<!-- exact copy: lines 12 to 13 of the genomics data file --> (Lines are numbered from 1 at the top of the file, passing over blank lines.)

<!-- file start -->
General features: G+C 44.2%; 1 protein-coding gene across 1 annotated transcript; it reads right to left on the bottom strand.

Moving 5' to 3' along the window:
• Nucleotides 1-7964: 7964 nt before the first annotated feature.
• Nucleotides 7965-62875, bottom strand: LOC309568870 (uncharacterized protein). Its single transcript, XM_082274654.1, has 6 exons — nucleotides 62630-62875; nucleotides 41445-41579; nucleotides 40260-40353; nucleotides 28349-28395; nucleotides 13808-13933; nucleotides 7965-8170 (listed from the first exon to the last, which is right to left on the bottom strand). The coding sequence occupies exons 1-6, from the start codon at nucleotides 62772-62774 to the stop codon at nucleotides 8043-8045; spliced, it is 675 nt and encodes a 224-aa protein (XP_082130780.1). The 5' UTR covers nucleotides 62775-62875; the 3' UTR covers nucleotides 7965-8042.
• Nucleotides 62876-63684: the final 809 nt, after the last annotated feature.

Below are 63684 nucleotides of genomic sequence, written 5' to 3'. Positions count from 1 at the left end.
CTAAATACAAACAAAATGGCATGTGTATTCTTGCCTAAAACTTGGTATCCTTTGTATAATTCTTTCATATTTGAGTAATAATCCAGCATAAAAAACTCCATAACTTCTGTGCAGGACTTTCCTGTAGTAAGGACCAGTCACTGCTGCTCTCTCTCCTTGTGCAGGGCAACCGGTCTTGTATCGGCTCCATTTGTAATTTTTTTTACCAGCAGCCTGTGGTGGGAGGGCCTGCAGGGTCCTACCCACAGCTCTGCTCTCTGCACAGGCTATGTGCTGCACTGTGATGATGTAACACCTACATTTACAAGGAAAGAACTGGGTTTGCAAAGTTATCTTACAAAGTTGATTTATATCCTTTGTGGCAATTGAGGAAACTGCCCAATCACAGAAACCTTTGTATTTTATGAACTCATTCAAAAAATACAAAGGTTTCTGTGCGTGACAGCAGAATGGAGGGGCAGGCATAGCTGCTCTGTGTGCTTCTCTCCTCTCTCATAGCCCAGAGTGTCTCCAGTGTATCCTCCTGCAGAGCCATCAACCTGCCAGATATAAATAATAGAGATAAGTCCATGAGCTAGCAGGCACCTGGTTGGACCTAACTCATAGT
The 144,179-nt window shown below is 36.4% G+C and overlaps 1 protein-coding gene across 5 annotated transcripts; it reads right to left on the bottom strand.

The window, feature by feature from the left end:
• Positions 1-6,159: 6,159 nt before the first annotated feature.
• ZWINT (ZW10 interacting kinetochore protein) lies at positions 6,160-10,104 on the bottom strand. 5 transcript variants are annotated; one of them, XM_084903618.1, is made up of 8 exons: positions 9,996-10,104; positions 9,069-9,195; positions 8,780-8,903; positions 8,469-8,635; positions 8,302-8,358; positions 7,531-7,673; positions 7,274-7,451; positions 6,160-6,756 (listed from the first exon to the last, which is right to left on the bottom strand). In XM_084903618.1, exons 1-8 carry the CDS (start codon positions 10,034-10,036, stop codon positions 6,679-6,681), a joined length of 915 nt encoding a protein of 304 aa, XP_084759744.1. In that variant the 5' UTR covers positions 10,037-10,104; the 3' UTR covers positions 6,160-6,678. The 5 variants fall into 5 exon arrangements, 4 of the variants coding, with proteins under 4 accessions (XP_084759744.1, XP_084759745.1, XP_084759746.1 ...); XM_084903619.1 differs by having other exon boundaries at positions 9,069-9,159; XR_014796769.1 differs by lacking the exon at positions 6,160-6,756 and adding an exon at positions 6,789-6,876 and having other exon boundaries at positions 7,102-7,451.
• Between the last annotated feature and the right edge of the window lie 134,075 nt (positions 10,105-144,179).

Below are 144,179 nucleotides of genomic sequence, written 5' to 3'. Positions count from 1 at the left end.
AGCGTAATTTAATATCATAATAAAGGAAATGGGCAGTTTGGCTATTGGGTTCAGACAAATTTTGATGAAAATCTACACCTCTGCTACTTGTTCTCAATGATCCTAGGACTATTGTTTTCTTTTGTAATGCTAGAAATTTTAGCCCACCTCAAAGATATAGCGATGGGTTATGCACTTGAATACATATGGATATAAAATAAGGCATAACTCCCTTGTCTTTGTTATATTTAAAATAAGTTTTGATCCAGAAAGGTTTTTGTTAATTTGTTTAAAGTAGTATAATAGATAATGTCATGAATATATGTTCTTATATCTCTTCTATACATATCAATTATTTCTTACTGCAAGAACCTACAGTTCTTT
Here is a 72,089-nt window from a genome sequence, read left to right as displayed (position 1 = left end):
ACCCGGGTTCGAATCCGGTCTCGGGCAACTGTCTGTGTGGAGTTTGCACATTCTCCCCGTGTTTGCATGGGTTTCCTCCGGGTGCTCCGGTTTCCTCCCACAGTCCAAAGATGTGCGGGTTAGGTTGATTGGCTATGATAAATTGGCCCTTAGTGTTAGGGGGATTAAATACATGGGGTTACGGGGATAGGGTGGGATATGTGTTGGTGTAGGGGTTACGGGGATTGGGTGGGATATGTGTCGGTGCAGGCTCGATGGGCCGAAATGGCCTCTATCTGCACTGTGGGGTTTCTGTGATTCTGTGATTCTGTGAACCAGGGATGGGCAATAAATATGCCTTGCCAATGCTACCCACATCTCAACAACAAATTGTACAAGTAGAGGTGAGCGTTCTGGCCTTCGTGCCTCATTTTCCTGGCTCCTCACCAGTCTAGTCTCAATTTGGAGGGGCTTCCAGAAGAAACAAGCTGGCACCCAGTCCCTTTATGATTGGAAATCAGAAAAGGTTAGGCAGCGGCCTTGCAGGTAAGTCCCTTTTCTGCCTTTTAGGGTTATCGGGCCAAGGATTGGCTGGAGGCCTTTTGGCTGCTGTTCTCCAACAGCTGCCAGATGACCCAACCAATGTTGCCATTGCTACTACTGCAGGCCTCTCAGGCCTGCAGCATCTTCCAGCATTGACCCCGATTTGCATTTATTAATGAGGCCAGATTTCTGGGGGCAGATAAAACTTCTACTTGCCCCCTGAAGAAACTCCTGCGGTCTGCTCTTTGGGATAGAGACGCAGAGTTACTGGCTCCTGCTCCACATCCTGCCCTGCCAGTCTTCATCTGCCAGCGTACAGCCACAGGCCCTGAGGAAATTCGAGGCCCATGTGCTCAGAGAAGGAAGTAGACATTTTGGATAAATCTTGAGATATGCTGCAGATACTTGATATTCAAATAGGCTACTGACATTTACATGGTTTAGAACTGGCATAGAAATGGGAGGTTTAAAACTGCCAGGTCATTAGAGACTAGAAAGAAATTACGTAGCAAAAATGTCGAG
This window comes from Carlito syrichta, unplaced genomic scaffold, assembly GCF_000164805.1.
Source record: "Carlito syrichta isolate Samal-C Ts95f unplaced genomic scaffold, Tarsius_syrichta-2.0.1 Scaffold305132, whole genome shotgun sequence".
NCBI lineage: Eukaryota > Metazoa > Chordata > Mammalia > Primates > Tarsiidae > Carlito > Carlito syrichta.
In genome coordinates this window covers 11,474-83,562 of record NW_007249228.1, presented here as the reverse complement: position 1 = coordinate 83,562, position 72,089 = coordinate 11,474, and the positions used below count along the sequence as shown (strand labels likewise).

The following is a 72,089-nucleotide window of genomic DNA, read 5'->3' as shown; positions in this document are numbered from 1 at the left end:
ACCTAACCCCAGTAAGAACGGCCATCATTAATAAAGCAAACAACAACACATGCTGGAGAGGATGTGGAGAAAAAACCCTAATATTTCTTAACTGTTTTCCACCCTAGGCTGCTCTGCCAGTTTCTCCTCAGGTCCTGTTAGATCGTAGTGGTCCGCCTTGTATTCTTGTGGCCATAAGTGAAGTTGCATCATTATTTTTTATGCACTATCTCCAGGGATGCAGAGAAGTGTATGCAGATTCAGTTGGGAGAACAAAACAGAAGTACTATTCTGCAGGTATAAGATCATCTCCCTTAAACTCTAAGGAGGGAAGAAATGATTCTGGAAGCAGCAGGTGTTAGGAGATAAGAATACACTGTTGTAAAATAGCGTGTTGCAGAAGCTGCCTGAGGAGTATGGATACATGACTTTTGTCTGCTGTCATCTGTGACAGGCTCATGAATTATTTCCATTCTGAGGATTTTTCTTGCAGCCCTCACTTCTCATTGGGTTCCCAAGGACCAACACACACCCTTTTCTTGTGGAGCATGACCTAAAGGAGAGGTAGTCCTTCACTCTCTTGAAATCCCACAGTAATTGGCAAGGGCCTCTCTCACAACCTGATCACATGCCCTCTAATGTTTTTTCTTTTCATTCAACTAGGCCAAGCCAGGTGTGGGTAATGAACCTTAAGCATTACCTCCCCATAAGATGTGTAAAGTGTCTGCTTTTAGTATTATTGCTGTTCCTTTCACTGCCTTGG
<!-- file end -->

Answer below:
• Between the last annotated feature and the right edge of the window lie 134,075 nt (positions 10,105-144,179).

Below are 144,179 nucleotides of genomic sequence, written 5' to 3'. Positions count from 1 at the left end.